Melanoma of the ear is treated first by a confirmatory excision biopsy. Subsequent treatment depends on the tumour depth, and tumours greater than 1.5mm in thickness will require a radical removal of tissue, but total removal of the ear is not always required. Good long-term results can be achieved with early treatment, wide excision and subsequent reconstruction of the defect.

The majority of tumours are treated with excisional biopsies and immediate reconstruction. With most lesions, only a small margin of normal tissue needs to be removed with the tumour for cure. When a tumour is adherent to the underlying cartilage, then wider margins of skin and cartilage should be taken because of lateral spread. The more aggressive squamous cell tumours of the central and posterior parts of the ear should also be removed with a wider margin. The incidence of spread to the lymph nodes from these sites can be 6–20%, depending on how they are treated, and regular follow-up is recommended.

Reconstruction after tumour excision: simple techniques for smaller tumours

Direct closure

In some patients, the skin of the helical rim is slack enough to permit direct closure when simple lesions such as small basal cell carcinomata and chondrodermatitis nodularis helicis chronica are removed. Incisions along the helical rim margin are particularly easy to close. When the skin is tight then that on the posterior surface can be rotated onto the rim to assist closure. The skin on the posterior ear is less adherent and defects on the postauricular surface can often be closed directly. The scar is hidden in the groove behind the ear. Sometimes the ear is pulled a little closer to the head in the process.

Skin grafts

If the perichondrium can be preserved then a full thickness skin graft is an ideal reconstructive solution (Figure 29.7). Both preauricular and postauricular donor sites are available. For lesions of the conchal hollow, a skin graft is a good form of reconstruction even if cartilage is excised (Figure 29.8). The raw soft tissue behind the conchal cartilage will readily accept a skin graft. Small defects at other sites can be reconstructed with skin grafts but it is important to preserve a round rim of cartilage and skin behind the defect. Without cartilage the helical rim margin will collapse postoperatively.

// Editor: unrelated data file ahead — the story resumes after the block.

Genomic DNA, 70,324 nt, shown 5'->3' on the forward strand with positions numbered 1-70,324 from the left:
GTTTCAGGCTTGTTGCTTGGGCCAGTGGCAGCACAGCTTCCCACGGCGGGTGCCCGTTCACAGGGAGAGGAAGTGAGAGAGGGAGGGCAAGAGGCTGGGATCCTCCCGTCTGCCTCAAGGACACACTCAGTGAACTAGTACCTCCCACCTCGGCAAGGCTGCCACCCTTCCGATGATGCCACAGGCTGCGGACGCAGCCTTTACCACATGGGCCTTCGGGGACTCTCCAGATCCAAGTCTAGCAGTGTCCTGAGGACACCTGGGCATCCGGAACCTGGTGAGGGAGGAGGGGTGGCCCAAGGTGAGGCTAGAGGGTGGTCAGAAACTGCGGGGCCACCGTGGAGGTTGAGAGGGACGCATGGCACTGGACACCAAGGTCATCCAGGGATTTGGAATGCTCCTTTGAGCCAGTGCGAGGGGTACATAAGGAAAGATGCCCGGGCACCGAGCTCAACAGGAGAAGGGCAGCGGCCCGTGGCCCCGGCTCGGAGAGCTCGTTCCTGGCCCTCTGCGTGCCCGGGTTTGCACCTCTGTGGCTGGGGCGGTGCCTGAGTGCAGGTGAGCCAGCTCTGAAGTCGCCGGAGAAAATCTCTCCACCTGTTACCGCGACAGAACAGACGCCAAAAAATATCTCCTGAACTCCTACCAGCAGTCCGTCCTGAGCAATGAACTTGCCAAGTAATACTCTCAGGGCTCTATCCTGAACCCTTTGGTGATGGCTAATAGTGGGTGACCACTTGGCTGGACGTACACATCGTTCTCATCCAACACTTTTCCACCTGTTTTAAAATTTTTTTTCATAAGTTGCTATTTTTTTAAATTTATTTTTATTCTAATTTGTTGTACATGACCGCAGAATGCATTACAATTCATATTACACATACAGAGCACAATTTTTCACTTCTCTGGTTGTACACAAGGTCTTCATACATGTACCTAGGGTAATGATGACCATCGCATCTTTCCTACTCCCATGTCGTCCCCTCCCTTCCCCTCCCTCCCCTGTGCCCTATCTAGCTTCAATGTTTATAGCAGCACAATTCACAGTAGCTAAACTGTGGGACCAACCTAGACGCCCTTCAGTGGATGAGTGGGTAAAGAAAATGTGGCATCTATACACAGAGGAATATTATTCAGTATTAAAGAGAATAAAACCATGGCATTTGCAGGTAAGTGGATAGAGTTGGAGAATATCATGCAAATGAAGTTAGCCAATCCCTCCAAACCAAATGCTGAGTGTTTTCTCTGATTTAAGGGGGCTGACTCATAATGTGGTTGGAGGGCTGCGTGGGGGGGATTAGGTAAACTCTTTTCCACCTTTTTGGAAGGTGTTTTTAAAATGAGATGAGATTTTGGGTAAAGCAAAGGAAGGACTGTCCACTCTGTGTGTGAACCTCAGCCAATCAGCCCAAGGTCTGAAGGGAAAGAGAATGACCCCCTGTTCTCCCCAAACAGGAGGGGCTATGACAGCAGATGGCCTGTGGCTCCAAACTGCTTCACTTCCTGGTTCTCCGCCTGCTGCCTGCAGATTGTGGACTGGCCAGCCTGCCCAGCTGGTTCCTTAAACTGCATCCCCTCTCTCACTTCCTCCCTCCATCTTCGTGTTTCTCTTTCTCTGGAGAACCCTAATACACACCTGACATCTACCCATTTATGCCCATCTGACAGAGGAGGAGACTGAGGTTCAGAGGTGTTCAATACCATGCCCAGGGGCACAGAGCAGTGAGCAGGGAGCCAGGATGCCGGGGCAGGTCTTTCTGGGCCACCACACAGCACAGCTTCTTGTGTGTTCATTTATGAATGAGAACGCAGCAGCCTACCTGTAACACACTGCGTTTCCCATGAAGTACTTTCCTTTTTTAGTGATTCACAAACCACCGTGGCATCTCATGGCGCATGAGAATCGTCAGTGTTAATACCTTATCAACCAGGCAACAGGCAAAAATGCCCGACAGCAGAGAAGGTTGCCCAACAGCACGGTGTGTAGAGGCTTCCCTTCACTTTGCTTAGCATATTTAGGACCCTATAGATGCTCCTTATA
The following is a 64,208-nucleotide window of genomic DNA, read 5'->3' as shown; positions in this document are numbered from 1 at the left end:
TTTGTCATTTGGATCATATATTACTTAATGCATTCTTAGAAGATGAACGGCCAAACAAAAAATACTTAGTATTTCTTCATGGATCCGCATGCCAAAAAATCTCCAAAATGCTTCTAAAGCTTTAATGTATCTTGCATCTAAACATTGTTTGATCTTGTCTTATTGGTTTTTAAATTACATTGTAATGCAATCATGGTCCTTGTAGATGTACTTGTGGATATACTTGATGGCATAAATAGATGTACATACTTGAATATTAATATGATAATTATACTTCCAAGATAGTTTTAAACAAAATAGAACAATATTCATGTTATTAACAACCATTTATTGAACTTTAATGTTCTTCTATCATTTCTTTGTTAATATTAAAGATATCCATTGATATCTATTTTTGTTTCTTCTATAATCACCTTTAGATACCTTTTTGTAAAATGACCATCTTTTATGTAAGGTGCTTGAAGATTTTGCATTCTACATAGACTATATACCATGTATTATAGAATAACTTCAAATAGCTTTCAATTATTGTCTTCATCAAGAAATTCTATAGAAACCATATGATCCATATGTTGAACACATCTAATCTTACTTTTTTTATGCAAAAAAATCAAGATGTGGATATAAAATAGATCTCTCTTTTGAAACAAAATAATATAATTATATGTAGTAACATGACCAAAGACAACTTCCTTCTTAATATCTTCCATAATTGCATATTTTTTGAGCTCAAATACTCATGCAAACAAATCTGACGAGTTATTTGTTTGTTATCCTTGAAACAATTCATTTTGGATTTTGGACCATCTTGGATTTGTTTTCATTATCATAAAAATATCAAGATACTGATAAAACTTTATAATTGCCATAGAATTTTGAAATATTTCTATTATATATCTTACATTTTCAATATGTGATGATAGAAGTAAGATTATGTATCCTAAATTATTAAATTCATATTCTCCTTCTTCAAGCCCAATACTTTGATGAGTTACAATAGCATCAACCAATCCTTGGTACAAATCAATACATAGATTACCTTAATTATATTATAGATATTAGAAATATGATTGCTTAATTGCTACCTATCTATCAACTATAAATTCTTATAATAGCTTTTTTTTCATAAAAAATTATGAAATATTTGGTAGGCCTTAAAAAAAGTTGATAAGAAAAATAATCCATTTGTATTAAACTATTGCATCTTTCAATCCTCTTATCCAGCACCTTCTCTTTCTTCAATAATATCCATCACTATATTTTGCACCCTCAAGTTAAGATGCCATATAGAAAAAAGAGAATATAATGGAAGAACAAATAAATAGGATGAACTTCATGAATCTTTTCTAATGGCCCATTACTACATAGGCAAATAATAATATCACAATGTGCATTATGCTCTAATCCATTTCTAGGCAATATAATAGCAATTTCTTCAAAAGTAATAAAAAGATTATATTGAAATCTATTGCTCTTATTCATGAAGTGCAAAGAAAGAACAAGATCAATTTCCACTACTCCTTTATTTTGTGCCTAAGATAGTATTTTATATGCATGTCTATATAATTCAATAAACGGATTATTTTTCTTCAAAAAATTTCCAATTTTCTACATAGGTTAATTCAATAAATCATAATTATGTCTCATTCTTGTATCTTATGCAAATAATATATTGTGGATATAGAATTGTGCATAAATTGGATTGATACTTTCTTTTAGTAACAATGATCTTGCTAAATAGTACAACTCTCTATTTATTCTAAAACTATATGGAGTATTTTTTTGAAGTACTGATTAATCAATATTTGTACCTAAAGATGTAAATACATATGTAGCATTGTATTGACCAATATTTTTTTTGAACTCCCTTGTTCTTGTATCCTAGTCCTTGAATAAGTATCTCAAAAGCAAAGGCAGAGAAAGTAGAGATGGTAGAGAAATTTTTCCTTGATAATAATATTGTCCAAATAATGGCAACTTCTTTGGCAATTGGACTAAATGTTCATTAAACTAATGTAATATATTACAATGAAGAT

When large defects of the ear are excised, preserving the underlying perichondrium, then large split thickness skin grafts will give excellent results (Figure B).

Wedge excisions

Defects on the helical margin can be removed as a small wedge. Some elderly patients with skin tumours have oversized ears (7–8cm tall) and a small reduction in overall size is not readily apparent. A simple wedge should always be modified with small lateral extensions to prevent cupping of the ear when the components are joined (Figure 29.9).

In the Antia and Buch technique (a modified wedge), the available circumference of the ear after tumour excision is enhanced by advancing (stretching) the locally available tissues along the helical rim (Figure 29.10).7 Large peripheral flaps of the adjacent helical margin are based on a wide postauricular skin pedicle. The earlobe varies in size but in most patients loose tissue within the lobe can be advanced along the rim of the ear.